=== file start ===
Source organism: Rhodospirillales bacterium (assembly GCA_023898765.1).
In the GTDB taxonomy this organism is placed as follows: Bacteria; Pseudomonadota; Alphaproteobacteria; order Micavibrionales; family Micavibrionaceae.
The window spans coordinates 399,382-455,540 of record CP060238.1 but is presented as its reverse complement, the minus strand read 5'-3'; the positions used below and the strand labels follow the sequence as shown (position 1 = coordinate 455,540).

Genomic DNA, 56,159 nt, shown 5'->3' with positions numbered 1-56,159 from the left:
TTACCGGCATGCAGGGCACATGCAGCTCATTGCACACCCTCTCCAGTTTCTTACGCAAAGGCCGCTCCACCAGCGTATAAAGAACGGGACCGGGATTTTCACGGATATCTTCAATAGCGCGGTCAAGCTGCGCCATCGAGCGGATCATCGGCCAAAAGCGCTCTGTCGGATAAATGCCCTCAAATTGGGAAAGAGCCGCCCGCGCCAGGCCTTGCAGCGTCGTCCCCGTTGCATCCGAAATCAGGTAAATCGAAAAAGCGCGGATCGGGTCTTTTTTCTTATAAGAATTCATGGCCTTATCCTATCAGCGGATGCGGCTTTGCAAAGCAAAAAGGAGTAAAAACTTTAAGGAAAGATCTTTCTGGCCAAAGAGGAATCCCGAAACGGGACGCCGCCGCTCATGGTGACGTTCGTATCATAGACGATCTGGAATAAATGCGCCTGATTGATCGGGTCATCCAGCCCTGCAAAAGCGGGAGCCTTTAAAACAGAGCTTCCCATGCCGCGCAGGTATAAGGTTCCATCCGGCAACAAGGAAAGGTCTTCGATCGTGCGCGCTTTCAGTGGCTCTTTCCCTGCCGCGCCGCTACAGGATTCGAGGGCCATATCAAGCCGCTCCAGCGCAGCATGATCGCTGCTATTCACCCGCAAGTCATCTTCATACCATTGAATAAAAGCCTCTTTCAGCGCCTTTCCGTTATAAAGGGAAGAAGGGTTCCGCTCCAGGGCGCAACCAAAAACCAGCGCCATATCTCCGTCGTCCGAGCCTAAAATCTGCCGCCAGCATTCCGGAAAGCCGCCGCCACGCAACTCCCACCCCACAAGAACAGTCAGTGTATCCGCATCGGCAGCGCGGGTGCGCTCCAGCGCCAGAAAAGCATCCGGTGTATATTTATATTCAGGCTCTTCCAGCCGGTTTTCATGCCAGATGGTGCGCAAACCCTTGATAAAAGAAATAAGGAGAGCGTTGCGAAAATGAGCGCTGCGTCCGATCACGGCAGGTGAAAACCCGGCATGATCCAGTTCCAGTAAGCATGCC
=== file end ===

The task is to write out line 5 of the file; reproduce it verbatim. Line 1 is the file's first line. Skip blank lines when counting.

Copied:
TTACCGGCATGCAGGGCACATGCAGCTCATTGCACACCCTCTCCAGTTTCTTACGCAAAGGCCGCTCCACCAGCGTATAAAGAACGGGACCGGGATTTTCACGGATATCTTCAATAGCGCGGTCAAGCTGCGCCATCGAGCGGATCATCGGCCAAAAGCGCTCTGTCGGATAAATGCCCTCAAATTGGGAAAGAGCCGCCCGCGCCAGGCCTTGCAGCGTCGTCCCCGTTGCATCCGAAATCAGGTAAATCGAAAAAGCGCGGATCGGGTCTTTTTTCTTATAAGAATTCATGGCCTTATCCTATCAGCGGATGCGGCTTTGCAAAGCAAAAAGGAGTAAAAACTTTAAGGAAAGATCTTTCTGGCCAAAGAGGAATCCCGAAACGGGACGCCGCCGCTCATGGTGACGTTCGTATCATAGACGATCTGGAATAAATGCGCCTGATTGATCGGGTCATCCAGCCCTGCAAAAGCGGGAGCCTTTAAAACAGAGCTTCCCATGCCGCGCAGGTATAAGGTTCCATCCGGCAACAAGGAAAGGTCTTCGATCGTGCGCGCTTTCAGTGGCTCTTTCCCTGCCGCGCCGCTACAGGATTCGAGGGCCATATCAAGCCGCTCCAGCGCAGCATGATCGCTGCTATTCACCCGCAAGTCATCTTCATACCATTGAATAAAAGCCTCTTTCAGCGCCTTTCCGTTATAAAGGGAAGAAGGGTTCCGCTCCAGGGCGCAACCAAAAACCAGCGCCATATCTCCGTCGTCCGAGCCTAAAATCTGCCGCCAGCATTCCGGAAAGCCGCCGCCACGCAACTCCCACCCCACAAGAACAGTCAGTGTATCCGCATCGGCAGCGCGGGTGCGCTCCAGCGCCAGAAAAGCATCCGGTGTATATTTATATTCAGGCTCTTCCAGCCGGTTTTCATGCCAGATGGTGCGCAAACCCTTGATAAAAGAAATAAGGAGAGCGTTGCGAAAATGAGCGCTGCGTCCGATCACGGCAGGTGAAAACCCGGCATGATCCAGTTCCAGTAAGCATGCC